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A late 2020 La Nina raises crop risks for already-dry Argentina, Kansas

Traders may want to be on alert earlier than usual over the forecast for a possible La Nina later in the year, because although drought does not accompany every episode, some crop-growing regions that are more likely to be negatively affected by La Nina are already dry.

The U.S. Climate Prediction Center on Thursday pegged the chance of La Nina developing during the Northern Hemisphere fall at 50-55%, with a 50% chance it will persist through early 2021.

La Nina, characterized by cooler-than-normal surface waters in the equatorial Pacific Ocean, was last observed in 2017-18, and it was an event that some farmers in both North and South America unfortunately cannot forget.

Persistent dry conditions associated with La Nina are most likely to occur in Argentina and southern Brazil, along with the southern U.S. Plains, where the country’s hard red winter (HRW) wheat variety is grown.

In early 2018, Argentina harvested its worst soybean crop in nine years, and Brazilian corn output was also well below initial hopes. U.S. HRW wheat yields were poor that year, and dryness in that area carried into the corn and soybean growing season.

But there was also a La Nina in 2016-17, and crops in those regions were largely unaffected. Most people do not remember that La Nina event, as it did not behave much like one and the typical impacts were not observed.

It is too early to know exactly how the potential upcoming La Nina episode will develop and unfold, and that will be very important to gauge whether negative crop impacts are likely.

Strength will be key. There were stronger sea surface temperature anomalies recorded in 2017-18 than the year before, keeping that region of the ocean sufficiently cold throughout the episode. The cool water temperatures were weaker and less consistent in 2016-17, which is how some of the weather observed was able to more closely resemble the warm phase El Nino.

The timing also likely matters. In 2016-17, the La Nina occurred almost completely in 2016 and by January, the cool anomalies faded, giving way to warmer ones by February.

But in 2017-18, a much stronger cold anomaly held from November through March. Had it weakened earlier, relief could have been possible for the suffering crops in the Americas before it was too late.
ALREADY DRY

Parts of Argentina have dried out since the beginning of the year, and soil moisture in primary growing provinces Cordoba and Santa Fe reached the lowest levels for June in at least five years. Argentina harvested a slightly subpar soybean crop earlier this year and as of Wednesday, some 89% of its bumper corn crop had been collected.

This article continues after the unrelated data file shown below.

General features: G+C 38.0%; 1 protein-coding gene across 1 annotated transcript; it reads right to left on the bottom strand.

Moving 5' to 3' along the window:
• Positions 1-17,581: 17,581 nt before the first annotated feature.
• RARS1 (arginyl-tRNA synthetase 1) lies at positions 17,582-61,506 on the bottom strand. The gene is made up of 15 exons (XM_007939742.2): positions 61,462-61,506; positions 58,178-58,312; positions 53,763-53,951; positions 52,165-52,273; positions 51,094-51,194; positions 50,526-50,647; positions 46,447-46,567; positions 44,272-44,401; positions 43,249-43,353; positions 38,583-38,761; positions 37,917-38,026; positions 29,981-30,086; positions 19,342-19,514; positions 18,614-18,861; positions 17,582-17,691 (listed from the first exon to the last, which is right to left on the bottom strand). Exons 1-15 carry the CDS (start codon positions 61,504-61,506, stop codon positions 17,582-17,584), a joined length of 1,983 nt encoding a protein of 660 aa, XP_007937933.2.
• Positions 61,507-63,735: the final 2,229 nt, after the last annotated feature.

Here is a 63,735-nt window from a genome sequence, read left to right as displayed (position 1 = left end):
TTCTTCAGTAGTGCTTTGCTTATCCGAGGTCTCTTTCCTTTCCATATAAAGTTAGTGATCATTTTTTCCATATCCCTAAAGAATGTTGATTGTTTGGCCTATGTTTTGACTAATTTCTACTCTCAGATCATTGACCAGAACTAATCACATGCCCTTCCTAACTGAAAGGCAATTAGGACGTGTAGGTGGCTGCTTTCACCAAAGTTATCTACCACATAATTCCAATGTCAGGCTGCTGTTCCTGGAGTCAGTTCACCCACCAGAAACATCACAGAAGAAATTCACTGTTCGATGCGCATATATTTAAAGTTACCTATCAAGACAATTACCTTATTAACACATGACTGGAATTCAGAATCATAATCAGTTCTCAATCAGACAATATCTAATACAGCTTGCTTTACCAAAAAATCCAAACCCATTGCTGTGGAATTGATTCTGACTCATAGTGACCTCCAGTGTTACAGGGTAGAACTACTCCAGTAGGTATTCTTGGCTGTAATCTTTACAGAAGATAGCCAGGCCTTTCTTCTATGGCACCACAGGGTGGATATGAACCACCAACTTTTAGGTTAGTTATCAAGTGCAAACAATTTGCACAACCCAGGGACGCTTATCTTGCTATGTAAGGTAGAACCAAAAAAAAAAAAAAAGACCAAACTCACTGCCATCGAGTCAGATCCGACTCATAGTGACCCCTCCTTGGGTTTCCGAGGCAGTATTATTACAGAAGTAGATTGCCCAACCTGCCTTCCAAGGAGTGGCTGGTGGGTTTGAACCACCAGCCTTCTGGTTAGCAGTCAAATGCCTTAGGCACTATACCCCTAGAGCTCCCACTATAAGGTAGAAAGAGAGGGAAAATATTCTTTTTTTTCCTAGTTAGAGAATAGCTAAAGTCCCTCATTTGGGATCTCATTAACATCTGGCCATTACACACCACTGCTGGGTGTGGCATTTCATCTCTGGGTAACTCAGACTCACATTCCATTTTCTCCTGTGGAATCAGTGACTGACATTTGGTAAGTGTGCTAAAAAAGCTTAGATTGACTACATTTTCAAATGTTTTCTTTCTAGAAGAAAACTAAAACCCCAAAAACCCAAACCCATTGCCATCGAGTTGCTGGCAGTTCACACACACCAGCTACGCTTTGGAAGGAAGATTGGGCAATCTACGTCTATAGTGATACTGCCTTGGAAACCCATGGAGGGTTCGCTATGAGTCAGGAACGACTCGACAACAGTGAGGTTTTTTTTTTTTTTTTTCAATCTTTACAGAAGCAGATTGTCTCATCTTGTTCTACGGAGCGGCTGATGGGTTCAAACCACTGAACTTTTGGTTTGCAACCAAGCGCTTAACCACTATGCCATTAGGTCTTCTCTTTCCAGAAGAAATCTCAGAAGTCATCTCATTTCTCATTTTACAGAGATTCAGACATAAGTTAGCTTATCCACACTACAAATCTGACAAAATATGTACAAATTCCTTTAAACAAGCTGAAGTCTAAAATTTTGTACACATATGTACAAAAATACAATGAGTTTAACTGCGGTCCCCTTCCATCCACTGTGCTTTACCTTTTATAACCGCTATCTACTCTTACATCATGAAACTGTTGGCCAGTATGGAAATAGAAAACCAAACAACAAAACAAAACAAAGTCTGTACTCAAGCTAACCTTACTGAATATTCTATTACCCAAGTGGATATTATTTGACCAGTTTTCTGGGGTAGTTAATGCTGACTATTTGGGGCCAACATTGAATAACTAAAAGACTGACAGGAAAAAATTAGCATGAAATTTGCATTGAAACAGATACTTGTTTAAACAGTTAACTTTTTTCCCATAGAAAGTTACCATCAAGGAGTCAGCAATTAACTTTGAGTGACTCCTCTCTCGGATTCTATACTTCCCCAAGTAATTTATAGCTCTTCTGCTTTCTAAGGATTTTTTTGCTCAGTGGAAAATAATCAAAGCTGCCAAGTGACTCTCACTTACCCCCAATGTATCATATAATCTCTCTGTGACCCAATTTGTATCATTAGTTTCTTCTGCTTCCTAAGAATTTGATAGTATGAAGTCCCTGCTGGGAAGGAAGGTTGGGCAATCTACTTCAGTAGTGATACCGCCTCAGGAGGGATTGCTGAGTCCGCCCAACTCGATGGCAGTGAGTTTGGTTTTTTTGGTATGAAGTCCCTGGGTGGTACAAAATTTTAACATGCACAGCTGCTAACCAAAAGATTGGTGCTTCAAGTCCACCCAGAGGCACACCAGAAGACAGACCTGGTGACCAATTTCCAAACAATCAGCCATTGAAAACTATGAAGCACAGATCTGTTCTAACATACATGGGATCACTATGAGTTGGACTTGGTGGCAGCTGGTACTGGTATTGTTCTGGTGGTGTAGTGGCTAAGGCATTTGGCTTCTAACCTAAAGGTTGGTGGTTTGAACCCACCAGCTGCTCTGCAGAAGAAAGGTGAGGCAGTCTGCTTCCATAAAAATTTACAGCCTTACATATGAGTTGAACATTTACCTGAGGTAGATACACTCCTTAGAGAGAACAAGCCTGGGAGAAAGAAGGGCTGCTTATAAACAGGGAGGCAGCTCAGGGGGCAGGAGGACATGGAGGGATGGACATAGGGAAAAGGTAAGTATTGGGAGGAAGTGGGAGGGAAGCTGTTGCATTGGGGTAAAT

But the new wheat campaign is already at risk. Argentina’s Rosario grains exchange on Wednesday cut its outlook for the country’s 2020-21 wheat harvest as persistently dry weather has reduced plantings. However, the crop was just planted and will not be harvested until the end of 2020, so yield concerns are still premature.

Brazil’s southernmost state of Rio Grande do Sul had a difficult corn and soybean harvest earlier this year because of dryness, and although rainfall has been better in recent weeks, soils are still parched.

The Southern U.S. Plains have trended drier in recent months. Back in March, only 14% of top HRW state Kansas was in a drought, according to the U.S. Drought Monitor.

As of Tuesday, drought conditions covered 68% of the state. Dryness is more severe in surrounding HRW wheat areas such as Oklahoma, the panhandle of Texas, and eastern Colorado.

One potential winner of a late-2020 La Nina event is Australia, which has had three drought-stricken wheat crops in a row, each one progressively worse. La Nina years are often associated with plentiful rainfall across the wheat exporter’s grain belts.

However, just as it does not always create drought in the Americas, La Nina does not always provide soaking rains for Australia. That was the case for its 2017-18 wheat harvest that was curtailed by drought. But the next two crops were substantially worse.

The outlook for Australia is already better this year as the first five months of 2020 were wetter than average, especially in eastern areas, snapping the record-breaking run of dry seasons. Australia expects the upcoming wheat harvest to be its largest in four years.

Source: Reuters (Editing by Matthew Lewis)

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